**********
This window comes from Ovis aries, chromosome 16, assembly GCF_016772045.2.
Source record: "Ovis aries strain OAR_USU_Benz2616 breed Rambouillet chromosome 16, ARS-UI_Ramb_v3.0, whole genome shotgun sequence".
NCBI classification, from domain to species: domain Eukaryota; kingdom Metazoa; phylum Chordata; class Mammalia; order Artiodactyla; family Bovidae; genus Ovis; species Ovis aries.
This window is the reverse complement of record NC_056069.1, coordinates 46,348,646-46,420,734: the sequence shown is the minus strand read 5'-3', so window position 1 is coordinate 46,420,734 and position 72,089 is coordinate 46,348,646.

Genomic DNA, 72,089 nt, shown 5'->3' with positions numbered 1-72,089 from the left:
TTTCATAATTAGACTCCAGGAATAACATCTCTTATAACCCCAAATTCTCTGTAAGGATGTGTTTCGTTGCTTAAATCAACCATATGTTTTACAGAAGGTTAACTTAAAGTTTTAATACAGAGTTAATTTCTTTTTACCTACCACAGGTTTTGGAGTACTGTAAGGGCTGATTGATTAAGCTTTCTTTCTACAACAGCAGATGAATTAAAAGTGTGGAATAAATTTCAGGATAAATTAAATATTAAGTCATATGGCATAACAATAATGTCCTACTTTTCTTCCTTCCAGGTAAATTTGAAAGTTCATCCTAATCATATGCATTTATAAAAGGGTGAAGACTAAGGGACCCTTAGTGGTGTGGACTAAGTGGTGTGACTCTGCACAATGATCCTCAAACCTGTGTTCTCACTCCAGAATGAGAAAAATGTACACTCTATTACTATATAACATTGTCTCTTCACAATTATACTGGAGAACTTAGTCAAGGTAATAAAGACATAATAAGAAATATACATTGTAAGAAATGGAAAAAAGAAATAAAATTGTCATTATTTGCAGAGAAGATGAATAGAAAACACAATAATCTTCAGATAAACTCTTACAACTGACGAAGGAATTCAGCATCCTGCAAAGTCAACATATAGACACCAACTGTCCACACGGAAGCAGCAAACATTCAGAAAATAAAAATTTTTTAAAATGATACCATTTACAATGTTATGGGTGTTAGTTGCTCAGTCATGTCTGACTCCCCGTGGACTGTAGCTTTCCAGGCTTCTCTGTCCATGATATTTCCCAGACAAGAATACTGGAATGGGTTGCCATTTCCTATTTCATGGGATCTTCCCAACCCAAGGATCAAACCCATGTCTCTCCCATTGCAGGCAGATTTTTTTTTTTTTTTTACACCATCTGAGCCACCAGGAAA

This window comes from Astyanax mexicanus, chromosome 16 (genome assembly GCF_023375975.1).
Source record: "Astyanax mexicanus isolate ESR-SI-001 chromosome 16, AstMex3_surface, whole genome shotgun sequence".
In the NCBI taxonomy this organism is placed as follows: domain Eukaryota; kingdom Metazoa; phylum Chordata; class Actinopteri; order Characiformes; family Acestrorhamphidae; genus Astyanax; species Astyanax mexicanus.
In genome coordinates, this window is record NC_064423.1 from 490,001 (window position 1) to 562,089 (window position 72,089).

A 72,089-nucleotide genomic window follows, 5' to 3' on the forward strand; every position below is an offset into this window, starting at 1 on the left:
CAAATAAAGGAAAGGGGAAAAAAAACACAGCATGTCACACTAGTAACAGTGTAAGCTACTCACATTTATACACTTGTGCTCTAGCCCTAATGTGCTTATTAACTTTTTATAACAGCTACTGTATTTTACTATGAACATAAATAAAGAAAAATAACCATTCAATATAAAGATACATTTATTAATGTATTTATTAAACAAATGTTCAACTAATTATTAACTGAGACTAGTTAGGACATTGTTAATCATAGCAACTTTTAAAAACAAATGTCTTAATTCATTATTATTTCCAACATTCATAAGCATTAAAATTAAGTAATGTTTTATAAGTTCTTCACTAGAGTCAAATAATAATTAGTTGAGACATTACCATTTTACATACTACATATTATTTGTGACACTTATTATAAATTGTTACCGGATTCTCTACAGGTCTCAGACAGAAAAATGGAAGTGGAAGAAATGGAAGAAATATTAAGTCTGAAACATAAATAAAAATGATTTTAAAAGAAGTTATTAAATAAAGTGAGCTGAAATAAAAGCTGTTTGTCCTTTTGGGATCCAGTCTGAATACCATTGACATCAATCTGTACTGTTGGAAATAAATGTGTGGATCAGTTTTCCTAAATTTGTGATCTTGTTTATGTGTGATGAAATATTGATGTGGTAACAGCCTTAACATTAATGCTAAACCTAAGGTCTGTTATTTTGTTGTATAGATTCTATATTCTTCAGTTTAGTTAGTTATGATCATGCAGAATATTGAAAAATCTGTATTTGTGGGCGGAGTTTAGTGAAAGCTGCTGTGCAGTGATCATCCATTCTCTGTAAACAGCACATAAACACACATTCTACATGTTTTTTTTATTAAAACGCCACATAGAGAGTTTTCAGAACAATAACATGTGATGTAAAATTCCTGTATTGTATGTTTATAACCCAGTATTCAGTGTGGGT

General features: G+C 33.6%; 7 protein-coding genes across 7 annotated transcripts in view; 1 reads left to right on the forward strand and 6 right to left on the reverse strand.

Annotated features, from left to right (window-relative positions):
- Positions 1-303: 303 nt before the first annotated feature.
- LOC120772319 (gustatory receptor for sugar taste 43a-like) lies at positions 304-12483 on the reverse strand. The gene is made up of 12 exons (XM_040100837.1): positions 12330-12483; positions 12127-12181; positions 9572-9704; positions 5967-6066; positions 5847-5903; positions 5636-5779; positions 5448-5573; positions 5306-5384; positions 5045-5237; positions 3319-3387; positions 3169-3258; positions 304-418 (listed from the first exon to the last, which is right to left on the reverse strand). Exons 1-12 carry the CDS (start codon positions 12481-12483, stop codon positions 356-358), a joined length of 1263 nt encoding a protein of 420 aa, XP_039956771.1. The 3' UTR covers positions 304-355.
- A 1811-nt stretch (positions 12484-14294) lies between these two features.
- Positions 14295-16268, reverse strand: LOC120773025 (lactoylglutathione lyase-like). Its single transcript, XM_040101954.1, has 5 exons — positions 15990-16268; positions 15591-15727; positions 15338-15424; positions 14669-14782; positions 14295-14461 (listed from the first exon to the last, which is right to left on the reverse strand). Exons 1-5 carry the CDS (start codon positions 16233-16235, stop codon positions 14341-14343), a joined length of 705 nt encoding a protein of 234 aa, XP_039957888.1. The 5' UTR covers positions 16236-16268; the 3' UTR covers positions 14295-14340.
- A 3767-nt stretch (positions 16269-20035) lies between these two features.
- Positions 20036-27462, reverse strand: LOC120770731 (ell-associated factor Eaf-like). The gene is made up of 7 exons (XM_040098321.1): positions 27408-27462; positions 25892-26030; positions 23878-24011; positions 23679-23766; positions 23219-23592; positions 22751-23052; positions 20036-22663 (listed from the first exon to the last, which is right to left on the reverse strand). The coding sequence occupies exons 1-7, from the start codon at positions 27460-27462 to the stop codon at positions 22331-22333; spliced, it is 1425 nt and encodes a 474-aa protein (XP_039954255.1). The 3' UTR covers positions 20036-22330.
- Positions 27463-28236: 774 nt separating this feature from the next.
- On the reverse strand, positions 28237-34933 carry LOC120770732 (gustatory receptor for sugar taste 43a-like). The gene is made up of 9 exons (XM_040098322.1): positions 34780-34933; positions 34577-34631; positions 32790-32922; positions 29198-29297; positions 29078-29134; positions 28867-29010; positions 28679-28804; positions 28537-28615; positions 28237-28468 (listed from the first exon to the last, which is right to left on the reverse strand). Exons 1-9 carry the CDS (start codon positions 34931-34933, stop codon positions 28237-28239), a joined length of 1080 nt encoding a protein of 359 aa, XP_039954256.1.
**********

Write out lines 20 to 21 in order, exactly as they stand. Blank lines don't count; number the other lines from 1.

- Positions 20036-27462, reverse strand: LOC120770731 (ell-associated factor Eaf-like). The gene is made up of 7 exons (XM_040098321.1): positions 27408-27462; positions 25892-26030; positions 23878-24011; positions 23679-23766; positions 23219-23592; positions 22751-23052; positions 20036-22663 (listed from the first exon to the last, which is right to left on the reverse strand). The coding sequence occupies exons 1-7, from the start codon at positions 27460-27462 to the stop codon at positions 22331-22333; spliced, it is 1425 nt and encodes a 474-aa protein (XP_039954255.1). The 3' UTR covers positions 20036-22330.
- Positions 27463-28236: 774 nt separating this feature from the next.